How to Plan an Expat Thanksgiving in 9 Steps

Signing your first apartment lease. Starting your first job. Moving out. Paying bills. There are many moments both big and small that seal a badge of becoming a “real adult.”

Moving to Paris has given me the opportunity to reach another “adulthood” milestone: hosting a holiday. Now for the third year, I can say that Thanksgiving is my holiday. Each year I get the honor of gathering my Parisian family in my home to celebrate this wonderful American holiday. Want to know how I do it?

Here’s how to plan an expat Thanksgiving:

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A Few of my Paris Favorites: Valentine's Day

Absence does make the heart grow fonder. After eight weeks away on an epic trip through GermanyAustriaMadridLondon, and the United States (NY/NJ), coming back to Paris felt comfortingly familiar, yet refreshingly new.

We landed in Paris on Sunday, February 9th with new visas in hand, mission accomplished. Once I came out of a jet-lagged fog, I realized that Valentine's Day was quickly approaching on the horizon.

What to do? As much as I love to eat out, I had been almost continuously chowing down at restaurants for two months. There were days of catching up with dear friends and family in the States that meant eating out for breakfast, lunch, and dinner...and one exceptional day that included a coffee and dessert break. It was wonderful, but returning to Paris made me really look forward to getting back into my kitchen.

I started running errands off to some of my regular places in my neighborhood of the Marais (and the nearby Oberkampf neighborhood in the 11ème for an open-air market). Then it hit me - without intentionally thinking it through, I was frequenting some of my favorite spots to bring together a romantic meal chez moi.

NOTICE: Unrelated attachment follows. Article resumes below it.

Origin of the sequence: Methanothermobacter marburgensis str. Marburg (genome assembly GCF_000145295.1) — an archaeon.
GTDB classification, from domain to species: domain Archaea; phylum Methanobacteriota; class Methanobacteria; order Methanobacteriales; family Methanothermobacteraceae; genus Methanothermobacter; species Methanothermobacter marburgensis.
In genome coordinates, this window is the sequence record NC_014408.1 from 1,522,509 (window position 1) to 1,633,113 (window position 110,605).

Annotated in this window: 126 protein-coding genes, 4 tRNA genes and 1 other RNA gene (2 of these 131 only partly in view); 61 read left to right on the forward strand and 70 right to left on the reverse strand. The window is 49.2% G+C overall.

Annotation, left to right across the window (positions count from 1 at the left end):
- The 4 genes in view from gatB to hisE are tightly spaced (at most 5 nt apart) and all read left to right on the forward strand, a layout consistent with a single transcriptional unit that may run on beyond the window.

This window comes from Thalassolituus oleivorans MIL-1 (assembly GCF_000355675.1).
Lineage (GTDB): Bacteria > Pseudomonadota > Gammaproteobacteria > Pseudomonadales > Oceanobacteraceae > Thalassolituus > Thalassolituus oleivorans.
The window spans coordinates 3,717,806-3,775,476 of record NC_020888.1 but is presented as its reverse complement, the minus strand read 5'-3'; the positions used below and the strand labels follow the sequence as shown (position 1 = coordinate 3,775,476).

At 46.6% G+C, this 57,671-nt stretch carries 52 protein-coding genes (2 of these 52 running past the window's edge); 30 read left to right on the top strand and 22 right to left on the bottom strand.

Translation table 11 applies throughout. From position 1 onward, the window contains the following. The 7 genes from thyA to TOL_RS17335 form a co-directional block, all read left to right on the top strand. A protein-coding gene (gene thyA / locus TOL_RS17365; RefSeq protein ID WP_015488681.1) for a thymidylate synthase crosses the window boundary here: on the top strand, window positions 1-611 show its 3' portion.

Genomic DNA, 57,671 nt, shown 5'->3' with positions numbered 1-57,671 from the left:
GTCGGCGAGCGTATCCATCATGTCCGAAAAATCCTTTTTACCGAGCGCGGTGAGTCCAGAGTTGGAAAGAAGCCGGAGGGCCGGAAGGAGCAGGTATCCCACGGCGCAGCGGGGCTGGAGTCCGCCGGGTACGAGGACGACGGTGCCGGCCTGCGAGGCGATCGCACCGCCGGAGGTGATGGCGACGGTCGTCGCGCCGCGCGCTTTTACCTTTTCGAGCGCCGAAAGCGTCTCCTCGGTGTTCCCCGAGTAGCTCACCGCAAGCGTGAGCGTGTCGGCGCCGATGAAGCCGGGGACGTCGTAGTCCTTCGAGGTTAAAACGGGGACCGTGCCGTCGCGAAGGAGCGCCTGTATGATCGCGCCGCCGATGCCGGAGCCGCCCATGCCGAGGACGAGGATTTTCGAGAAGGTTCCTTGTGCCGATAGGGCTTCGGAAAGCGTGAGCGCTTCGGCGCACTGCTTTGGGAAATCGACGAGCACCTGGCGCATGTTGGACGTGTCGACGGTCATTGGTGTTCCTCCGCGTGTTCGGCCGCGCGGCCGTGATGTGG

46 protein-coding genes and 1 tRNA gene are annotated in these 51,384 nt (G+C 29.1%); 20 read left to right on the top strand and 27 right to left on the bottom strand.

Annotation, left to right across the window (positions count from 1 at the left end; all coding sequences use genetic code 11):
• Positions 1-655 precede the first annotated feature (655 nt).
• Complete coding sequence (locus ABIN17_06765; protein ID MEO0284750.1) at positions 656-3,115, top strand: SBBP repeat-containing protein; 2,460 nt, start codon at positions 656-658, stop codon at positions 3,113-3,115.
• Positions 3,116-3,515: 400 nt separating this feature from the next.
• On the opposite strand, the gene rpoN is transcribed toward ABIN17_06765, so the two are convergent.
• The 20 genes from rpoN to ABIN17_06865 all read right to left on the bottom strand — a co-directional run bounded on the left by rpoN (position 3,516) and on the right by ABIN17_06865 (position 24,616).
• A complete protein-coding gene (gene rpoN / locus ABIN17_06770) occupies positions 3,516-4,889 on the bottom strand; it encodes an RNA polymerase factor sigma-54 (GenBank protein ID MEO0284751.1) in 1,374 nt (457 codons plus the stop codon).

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Bringing French Cuisine to Your Cuisine

Somehow I missed the memo for years that France is known for its delicious food, bread, and pastries. (I did have an vague sense that it might to be known for wine.) The first time I vacationed in Paris, I had no idea that baguettes and pain au chocolat were a big deal here. Thankfully within the first hour in Paris I happened upon some sort of bread and pastry competition taking place in front of Notre Dame. One bite of a baguette and a whole new world of baked goodness opened up to me.

The following year my husband (who had no interest in going to Paris the prior year) booked us a longer vacation to Paris. Legend has it that when we returned home after that vacation and bit into a mass-produced, store-bought croissant, we really started missing France. And proceeded to initiate a work transfer for Michael to work from Paris.

The good news is that if you too fall in love with the food and pastries that France is apparently famous for, you can learn how to replicate some of these treats. I have taken three cooking classes at La Cuisine in Paris with my mom and have loved each one. 

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